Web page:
Go here for more details.

Friday, 12 March 2010

Chair of GOLD quits Tories, joins Lib Dems

Brian Jefferson, former Conservative Borough Councillor and currently Chair of GOLD (Growing Old, Living in Darlington) has quit the Conservative Party and joined the Liberal Democrats. He has pledged his support to me as the Lib Dem Parliamentary Candidate for Darlington.

Brian writes, "I decided to leave the Conservative Party because the local association imported a candidate to be the town's MP. I firmly believe that MPs should have lived in the town they seek to represent for at least two years before an election. Local needs can best be represented by a local person.

"Mike Barker meets that criteria. His local knowledge, backed by his business involvements, typifies those who, in the nineteenth century, built a thriving Darlington.

"Nationally I believe Nick Clegg has a superior support team who are not influenced by "big business" nor puppets of the trade unions. After long, careful consideration, I have come to the conclusion that the Lib Dems would be good for Darlington and good for Great Britain."

Naturally, I am delighted to receive this endorsement from Brian. We are already working together in Cockerton West ward, where Brian lives. Brian has a deep knowledge of Darlington and is involved in many groups in the town, particularly GOLD. He is a well-known and well respected member of the community. He shares the Lib Dem commitment to grass-roots politics and will be a formidable member of our local team.

The Five Pound Note Bridge

Here's a view of the Five Pound Note Bridge, Darlington's iconic bridge over which Locomotion 1 travelled, a sketch of which appeared on one version of the £5 note, that you don't often see. No, not because I'm in the picture! It's because the archway to the left of the photo is usually bricked up, so it's normally a tortuous scramble to get to this point.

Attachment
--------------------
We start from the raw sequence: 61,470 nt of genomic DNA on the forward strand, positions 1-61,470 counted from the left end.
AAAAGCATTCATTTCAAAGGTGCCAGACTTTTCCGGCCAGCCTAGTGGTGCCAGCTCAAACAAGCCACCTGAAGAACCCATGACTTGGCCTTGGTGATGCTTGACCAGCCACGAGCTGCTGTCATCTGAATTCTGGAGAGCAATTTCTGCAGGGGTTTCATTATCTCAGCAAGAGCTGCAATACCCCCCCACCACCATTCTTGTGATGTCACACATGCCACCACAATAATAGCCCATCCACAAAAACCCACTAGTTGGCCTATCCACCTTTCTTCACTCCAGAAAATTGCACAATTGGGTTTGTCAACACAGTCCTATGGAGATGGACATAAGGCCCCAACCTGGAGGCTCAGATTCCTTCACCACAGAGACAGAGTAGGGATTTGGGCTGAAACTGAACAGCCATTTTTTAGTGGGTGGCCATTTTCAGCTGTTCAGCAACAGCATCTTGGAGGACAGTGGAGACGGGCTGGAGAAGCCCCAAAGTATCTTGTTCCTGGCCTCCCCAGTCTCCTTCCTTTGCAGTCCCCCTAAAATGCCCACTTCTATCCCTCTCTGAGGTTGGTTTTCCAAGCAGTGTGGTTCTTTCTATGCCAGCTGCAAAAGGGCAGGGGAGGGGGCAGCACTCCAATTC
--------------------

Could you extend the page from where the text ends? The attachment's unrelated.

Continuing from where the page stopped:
For my cycling readers, by the way, that's the arch through which the proposed cycle path running parallel to North Road right into the town centre will pass, if the Council ever manage to purchase a strip of land owned by Magnet, which is 100 metres further on downstream.

Fred and I were there because we'd been told that the wall across the archway had been removed and a temporary metal gate erected to replace the brick wall had been thrown into the river. And indeed it has. We have yet to find out why the wall was removed.

The main gas pumping station for the town is away to my left and two huge gas pipes cross the river at this point, while other smaller pipes carry the gas north and south along the riverside. You can hear the gas wooshing along the pipes.

This is a little corner of Darlington that most people don't see. Sadly, evidence of serious drug taking lies spread across the ground. It'll take a lot of effort to turn this stretch into a cycle path, but, if the money's there, it'll certainly be worth it.

Thursday, 11 March 2010

What's their excuse this time?